When we offer training to volunteers and teachers, we are frequently asked if fidget toys, like stress balls and tangles, actually work to help students to concentrate and manage behavior.
Special education professionals concur the effectiveness of fidget toys mainly relies upon the requirements of the little one. While fidgets are a favorite recommendation at fidget spinner store and IEP planning assemblies, they're not a cure all. Sheri Halagan, a National Board Certified Teacher remarks, "I wish they were the response for each kid. They are not." Intervention Specialist Amy Belew, also a National Board Certified Teacher concurs: "They become a distraction for a lot of children." Teachers and volunteers question, then, why fidget toys work like "magic" for some children, although not others.

Kid psychologist Dr. Sherri McClurg clarifies that this is based on the strengths and desires of the kid."Fidgets are fantastic for children with stress or spectrum disorders; children with ADHD will fight to use them." She continues by describing that a sensory demand may fill for students on the spectrum, and can also reduce tension and nervousness in children who struggle with stress.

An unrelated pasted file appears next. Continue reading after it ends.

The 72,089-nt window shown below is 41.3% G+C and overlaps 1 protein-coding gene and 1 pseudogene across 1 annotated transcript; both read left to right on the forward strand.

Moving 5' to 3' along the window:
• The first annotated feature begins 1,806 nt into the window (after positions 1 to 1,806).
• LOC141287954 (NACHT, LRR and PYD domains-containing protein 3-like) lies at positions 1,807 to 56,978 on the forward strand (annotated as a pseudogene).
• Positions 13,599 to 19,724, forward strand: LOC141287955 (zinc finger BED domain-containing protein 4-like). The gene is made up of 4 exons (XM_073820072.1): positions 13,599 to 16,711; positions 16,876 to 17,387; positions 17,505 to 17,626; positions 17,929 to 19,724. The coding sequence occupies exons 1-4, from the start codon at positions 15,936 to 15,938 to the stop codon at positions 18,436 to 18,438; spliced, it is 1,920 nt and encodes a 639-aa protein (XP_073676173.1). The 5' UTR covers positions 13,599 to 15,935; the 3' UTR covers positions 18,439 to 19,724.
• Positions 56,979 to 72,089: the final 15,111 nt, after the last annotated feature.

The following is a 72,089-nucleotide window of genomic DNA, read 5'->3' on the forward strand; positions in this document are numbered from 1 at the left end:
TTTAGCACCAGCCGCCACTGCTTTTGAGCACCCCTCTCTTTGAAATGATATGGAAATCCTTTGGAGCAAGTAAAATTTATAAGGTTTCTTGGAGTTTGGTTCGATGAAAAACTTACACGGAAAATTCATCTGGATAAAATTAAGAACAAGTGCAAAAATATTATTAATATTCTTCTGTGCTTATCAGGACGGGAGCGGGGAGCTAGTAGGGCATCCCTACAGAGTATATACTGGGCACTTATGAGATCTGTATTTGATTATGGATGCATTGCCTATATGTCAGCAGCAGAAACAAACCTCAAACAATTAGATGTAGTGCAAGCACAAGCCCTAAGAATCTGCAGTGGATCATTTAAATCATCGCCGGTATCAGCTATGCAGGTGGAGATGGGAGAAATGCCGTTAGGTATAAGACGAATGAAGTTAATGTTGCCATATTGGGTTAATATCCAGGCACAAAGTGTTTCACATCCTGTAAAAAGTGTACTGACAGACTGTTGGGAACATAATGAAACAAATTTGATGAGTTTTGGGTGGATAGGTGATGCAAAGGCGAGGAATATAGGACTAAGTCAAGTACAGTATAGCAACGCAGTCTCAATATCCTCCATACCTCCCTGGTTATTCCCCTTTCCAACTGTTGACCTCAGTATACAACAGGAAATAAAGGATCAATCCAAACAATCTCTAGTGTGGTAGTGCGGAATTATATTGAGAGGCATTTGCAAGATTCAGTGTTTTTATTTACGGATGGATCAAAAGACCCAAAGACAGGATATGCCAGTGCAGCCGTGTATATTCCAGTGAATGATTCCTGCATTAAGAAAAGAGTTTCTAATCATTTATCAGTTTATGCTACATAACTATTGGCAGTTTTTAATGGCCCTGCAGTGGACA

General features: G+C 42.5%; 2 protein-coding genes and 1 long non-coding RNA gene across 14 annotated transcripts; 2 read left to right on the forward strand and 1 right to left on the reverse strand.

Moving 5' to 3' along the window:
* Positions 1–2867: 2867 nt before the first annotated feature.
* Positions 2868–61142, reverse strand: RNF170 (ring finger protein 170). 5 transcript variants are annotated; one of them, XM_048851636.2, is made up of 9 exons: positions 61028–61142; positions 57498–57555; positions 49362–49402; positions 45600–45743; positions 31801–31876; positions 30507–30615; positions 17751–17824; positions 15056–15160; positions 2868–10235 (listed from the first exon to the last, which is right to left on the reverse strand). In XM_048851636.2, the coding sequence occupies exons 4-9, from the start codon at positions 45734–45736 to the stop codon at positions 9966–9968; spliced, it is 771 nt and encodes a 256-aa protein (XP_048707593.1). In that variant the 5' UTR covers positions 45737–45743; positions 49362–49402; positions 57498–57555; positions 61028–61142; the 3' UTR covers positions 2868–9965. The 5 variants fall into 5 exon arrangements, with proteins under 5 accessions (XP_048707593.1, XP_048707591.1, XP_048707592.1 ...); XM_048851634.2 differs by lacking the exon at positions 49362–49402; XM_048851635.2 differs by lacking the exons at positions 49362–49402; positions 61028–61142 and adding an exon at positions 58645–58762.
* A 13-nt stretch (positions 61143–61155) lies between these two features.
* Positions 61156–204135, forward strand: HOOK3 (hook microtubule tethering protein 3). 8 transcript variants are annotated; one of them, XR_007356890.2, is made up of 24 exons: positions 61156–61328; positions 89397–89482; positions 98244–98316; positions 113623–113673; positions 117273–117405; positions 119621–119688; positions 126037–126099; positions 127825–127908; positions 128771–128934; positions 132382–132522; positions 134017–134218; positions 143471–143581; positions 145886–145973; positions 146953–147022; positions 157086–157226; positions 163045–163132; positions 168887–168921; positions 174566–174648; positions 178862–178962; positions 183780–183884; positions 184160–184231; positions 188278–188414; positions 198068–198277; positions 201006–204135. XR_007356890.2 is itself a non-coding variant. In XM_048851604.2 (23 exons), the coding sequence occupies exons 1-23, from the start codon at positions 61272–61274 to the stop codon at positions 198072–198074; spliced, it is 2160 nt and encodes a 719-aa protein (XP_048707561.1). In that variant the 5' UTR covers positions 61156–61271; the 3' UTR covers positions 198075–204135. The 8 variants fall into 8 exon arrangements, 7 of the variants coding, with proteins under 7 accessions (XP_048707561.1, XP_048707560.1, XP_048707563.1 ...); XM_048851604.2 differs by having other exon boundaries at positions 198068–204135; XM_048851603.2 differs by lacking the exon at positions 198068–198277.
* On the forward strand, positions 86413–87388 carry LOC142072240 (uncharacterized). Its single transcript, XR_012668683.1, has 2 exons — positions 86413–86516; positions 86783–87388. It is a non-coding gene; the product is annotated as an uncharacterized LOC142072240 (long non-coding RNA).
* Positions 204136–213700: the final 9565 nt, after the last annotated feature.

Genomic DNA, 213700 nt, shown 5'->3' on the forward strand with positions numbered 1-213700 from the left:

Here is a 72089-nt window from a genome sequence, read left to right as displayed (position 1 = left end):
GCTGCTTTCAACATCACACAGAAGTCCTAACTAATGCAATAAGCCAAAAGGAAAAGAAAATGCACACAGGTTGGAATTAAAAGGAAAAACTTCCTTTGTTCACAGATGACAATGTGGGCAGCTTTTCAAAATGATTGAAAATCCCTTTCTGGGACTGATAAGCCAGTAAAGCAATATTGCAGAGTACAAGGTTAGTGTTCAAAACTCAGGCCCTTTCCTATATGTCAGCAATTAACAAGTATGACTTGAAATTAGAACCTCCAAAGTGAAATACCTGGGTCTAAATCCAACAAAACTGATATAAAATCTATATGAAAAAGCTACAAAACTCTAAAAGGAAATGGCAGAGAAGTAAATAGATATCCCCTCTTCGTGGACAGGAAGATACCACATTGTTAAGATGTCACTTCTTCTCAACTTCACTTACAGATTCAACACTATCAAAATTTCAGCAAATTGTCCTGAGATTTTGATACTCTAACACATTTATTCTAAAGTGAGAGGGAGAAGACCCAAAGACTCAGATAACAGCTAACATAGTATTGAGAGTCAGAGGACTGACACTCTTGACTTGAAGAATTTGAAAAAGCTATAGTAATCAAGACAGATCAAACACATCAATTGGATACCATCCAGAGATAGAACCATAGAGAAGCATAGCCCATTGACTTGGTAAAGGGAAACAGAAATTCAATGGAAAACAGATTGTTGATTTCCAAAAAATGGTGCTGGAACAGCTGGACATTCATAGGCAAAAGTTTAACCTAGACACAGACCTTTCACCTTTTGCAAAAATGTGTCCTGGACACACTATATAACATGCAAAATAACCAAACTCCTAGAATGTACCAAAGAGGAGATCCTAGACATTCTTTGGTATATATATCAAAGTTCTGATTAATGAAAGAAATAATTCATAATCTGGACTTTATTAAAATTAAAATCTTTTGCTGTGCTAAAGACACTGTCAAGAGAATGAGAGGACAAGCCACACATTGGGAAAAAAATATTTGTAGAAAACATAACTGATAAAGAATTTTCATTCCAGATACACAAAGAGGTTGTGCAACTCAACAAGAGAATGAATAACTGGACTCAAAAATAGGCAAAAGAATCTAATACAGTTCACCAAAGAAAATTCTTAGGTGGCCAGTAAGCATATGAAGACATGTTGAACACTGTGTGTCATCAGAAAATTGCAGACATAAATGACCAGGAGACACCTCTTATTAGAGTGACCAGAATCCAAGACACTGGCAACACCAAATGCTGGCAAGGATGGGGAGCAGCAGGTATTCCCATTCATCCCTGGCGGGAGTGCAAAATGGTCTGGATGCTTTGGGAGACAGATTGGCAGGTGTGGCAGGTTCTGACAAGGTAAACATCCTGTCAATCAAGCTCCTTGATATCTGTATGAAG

Students with ADHD, however, may become concentrated on the fidget toy to the exception of the course discussion or action. Alas, many volunteers and pastors do not have the luxury of understanding students' investigations in order to implement a "diagnostic and prescriptive" approach to intervention. So what can the church people do to help all students participate efficiently and pay attention? Be a good student of your students. Visit fidget spinner store carefully and make a decision as to what strategies may be suitable based about what you hear and see.